Attacks on two oil tankers in the Gulf of Oman that occurred on June 13 have sent tensions soaring between Iran and the United States, and reinforced fears that the two countries could be hurtling toward an unintended war.
It was discovered that the two oil tankers that were shot were carrying petrochemical raw materials related to Japan when Japanese Prime Minister Shinzo Abe warned of unintended clashes in the crisis-hit Middle East after meeting the Iranian president in Tehran on Wednesday. Some say that Prime Minister Abe’s efforts to mediate between the two countries have failed.
Secretary of State Mike Pompeo described the incident as a “blatant assault” and said the U.S. had concluded Iran was responsible for targeting the Norwegian-owned and Japanese-owned ships along the vital oil transit route near the strategic Strait of Hormuz. Pompeo cited intelligence reporting, recent similar incidents and the sophisticated nature of the attacks.
Mr. Pompeo said the U.S. assessment that Iran was behind the attacks was based on “intelligence, the weapons used, the level of expertise needed to execute the operation, recent similar Iranian attacks on shipping, and the fact that no proxy group operating in the area has the resources and proficiency to act with such a high degree of sophistication.”
Less than a day after the shooting of the tanker, the U.S. government concluded that the attack was Iran’s work or at least Iran’s attack.
Reuters later quoted a government official as saying that the U.S. released a video showing Iran removing “ship-mounted mines” that did not explode in terms of Japanese oil tankers.
Iran has denied any involvement in the incident, with its foreign minister suggesting that the US was quick to make allegations “without a shred of evidence.”
Iran’s foreign minister, Mohammed Javad Zarif, said on Friday on Twitter that the United States accused Iran without “a shred of factual or circumstantial evidence,” seizing on the attacks to “sabotage diplomacy” as it waged economic warfare on the country
Iran also denied the allegations in advance immediately after the incident.
Iranian government spokesman Ali Rabiei expressed “concern and sorrow” over the incident, saying other nations would benefit from instability in the region.
The New York Times also reported that the details of the incident are unclear following last month’s oil tanker attack, adding that the U.S. Congress, public opinion and the allies’ pressure on the Trump administration to come up with concrete evidence of the Iranian threat is growing.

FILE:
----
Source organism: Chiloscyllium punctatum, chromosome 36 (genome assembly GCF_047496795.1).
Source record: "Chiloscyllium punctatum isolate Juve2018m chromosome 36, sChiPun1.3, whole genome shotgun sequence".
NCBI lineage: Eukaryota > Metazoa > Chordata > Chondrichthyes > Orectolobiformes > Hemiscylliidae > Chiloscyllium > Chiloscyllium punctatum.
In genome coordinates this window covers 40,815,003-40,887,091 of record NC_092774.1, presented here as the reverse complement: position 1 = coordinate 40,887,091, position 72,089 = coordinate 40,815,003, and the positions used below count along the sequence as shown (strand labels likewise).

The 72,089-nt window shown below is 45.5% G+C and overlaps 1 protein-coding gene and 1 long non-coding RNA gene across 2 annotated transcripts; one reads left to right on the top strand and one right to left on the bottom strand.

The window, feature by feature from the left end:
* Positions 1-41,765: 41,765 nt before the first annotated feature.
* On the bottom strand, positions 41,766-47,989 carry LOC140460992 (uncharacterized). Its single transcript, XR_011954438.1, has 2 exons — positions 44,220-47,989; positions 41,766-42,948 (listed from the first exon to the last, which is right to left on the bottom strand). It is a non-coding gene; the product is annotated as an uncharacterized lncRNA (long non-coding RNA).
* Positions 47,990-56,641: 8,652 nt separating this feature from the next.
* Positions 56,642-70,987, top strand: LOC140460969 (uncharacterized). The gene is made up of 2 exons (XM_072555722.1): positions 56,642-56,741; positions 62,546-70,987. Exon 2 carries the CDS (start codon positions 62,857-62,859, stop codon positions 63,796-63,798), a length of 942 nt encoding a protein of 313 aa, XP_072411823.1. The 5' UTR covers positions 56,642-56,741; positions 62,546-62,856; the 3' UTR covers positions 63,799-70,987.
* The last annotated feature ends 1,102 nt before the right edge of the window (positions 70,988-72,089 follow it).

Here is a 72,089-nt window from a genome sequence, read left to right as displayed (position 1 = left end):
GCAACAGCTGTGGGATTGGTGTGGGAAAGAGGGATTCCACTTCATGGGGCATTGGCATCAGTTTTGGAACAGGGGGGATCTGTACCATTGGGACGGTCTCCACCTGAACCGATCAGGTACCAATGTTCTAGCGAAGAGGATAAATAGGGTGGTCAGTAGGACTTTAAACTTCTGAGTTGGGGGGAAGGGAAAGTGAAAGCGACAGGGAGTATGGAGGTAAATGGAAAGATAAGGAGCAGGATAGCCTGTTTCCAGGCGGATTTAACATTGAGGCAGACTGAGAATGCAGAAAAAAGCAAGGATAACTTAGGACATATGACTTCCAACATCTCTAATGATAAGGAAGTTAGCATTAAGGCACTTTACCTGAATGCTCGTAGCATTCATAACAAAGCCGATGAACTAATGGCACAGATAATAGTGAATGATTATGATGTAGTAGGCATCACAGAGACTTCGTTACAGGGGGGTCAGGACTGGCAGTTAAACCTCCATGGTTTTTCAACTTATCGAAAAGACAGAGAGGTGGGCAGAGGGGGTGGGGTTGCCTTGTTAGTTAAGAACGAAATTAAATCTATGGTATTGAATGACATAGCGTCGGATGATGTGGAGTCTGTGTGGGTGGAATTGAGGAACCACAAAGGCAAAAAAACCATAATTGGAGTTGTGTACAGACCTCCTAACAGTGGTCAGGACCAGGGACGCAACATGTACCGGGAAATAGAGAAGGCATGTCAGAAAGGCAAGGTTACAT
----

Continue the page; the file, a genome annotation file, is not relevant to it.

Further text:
As the U.S. and Iran clash head-on again over the latest oil tanker attack, the Gulf Coast is facing another round of sharp tension following the attack on four oil tankers a month ago.
In particular, the shooting of four oil tankers on April 12 was only enough to stop the ship from sailing, but the latest shooting is so damaging that black smoke soared and crew members escaped urgently that the two countries are likely to face a more intense dispute of responsibility.
Even after the shooting, there was an unrelenting battle between the U.S. and Iran that Iran, which was surrounded by sanctions, carried out an attack to raise oil prices, and that the U.S. was making false claims to build a cause for sending troops to the Middle East.
The New York Times reported that the shooting, which has already been unstable due to escalating conflict between some of the U.S. and its allies and Iran, has caused tensions to soar on the key transportation routes of a significant amount of the world’s crude oil.
U.N. Secretary-General Antony Guterres called for stability in the Middle East, saying he “strongly condemns the attack on civilian oil tankers.”
It is also noteworthy that the shooting took place during Abe’s visit to Iran, saying that he would try to resolve the conflict between the U.S. and Iran.
Abe met with Iranian President Hassan Rowhani the previous day and met with Iran’s top leader Ayatollah Seyed Ali Khamenei earlier in the day.
Abe met with Ayatollah Khamenei after hearing a message from his close friend, President Donald Trump, only to hear the answer: “Iran doesn’t trust the U.S. at all.”
Abe’s meditation efforts were basically futile as the negative response from Iran and the shooting of two oil tankers occurred.
Iranian Foreign Minister Zarif also tweeted that the suspicious attack on a tanker carrying cargo related to Japan took place while Abe was discussing broad cooperation with Iran’s top leader.
U.S. President Donald Trump said on Thursday that he appreciated the recent visit by Japanese Prime Minister Shinzo Abe to Iran to meet leaders, but that he believed it is “too soon to even think about” the United States making a deal with Tehran.
“They are not ready, and neither are we!” Trump said in a tweet.
This suggests that the U.S. and Iran may continue to confront each other rather than try to resolve the conflict.
“I will say of the Lord, “He is my refuge and my fortress, my God, in whom I trust.””
Lord, the conflicts between Iran and the US are getting deeper. America that represents the western world and Iran that represents the Islam are in the midst of the clash and it is affecting the world situation.
We want the Iranians to trust the Lord who is our refuge and fortress even though this conflict is not getting any better. May Iran come before our Lord our Savior instead of being involved with war.
May the Iranian church that showed the fastest growing rate of evangelization truly trust in God and share the gospel especially in this unstable situation.
We desire for the Korean church and global church to rise as they cry out and intercede on behalf of Iranians and their current situation. May the global church truly be the one that serves them with God’s love and share the gospel to those who are like the robbed ones.